Home Security Data61, Hensoldt Cyber partner on cyber attack protection systems

Data61, the CSIRO’s innovation network, has announced a global partnership with German cyber security company Hensoldt Cyber to collaborate on the development of a trustworthy hardware-software stack designed to protect against devastating cyber attacks on defence systems, smart factories, autonomous vehicles and critical infrastructure.

The collaboration comes at a time where threats are on the rise, according to Data61 and Hensoldt, who say the partnership will secure cyber-physical systems through seL4, the world’s most trustworthy operating system, "mathematically proven free of implementation defects".

“Our uncompromising approach to cyber security combines secure processor hardware based on the open RISC-V architecture, secured production, and the mathematical security guarantees of the seL4 operating system,” said Marian Rachow, managing director of Hensoldt Cyber.

Under the partnership, Data61’s Trustworthy Systems group, the original developers of seL4, will adapt it to run efficiently on Hensoldt Cyber processors, and will extend seL4’s existing correctness proofs to apply to that hardware.

“seL4 is provably secure, but its security guarantee relies on the assumption that the underlying hardware is trustworthy,” said Professor Gernot Heiser, chief research scientist for Trustworthy Systems at CSIRO’s Data61.

“We are excited to work withHensoldt Cyber, putting seL4 at the core of a security-focussed integrated hardware-software stack to secure critical infrastructure.”

Munich-basedHensoldt Cyber, founded just over a year ago as a joint venture of German companies Hensoldt and Secure Elements, develops advanced secure IT solutions for cyber-physical systems deployed in industry and defence.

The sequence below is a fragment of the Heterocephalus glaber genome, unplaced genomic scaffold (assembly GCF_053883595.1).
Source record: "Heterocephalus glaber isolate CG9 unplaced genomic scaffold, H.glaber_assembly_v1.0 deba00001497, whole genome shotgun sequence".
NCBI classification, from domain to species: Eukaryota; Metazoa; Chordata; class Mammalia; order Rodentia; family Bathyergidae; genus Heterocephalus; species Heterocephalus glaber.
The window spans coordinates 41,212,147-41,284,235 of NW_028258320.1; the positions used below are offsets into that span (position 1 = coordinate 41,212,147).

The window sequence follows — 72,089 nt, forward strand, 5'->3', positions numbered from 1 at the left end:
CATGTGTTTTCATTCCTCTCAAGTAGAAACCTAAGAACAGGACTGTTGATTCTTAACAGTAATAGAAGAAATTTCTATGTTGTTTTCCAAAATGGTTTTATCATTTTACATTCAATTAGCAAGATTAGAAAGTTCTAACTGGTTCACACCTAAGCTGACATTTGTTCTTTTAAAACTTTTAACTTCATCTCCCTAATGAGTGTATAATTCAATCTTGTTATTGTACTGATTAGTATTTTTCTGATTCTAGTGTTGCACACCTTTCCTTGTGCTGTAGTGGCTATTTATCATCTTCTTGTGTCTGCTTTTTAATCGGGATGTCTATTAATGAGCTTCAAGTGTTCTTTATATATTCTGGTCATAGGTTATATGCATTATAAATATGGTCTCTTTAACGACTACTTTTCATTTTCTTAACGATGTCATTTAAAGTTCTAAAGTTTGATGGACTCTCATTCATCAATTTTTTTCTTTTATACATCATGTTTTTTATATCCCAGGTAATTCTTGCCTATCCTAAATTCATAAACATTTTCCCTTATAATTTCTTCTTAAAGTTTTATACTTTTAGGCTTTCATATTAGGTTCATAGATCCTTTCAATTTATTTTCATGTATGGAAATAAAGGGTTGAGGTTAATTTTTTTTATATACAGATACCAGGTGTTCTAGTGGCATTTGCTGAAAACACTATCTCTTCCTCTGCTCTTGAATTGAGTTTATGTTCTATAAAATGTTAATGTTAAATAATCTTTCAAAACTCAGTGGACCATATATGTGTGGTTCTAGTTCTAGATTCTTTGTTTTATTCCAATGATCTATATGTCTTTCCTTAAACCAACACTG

“Collaborating with leading researchers to produce the best technology is core to our approach, and Data61 are world leaders in secure operating systems,” said Rachow.

Hensoldt says securing Industry 4.0 is an early goal of the company, which is currently evaluating prototype solutions for smart production lines.

“Our first secure processor chips, capable of running seL4, will be produced in the first half of 2019,” said Simon Metzner, chief operations officer of Hensoldt Cyber. “The level of interest we see for this technology indicates a great market opportunity for our products.”

Heiser is also chief scientist software at Hensoldt Cyber, Scientia Professor and John Lions Chair at the University of New South Wales.

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Peter Dinham

Peter Dinham is a co-founder of iTWire and a 35-year veteran journalist and corporate communications consultant. He has worked as a journalist in all forms of media – newspapers/magazines, radio, television, press agency and now, online – including with the Canberra Times, The Examiner (Tasmania), the ABC and AAP-Reuters. As a freelance journalist he also had articles published in Australian and overseas magazines. He worked in the corporate communications/public relations sector, in-house with an airline, and as a senior executive in Australia of the world’s largest communications consultancy, Burson-Marsteller. He also ran his own communications consultancy and was a co-founder in Australia of the global photographic agency, the Image Bank (now Getty Images).

 

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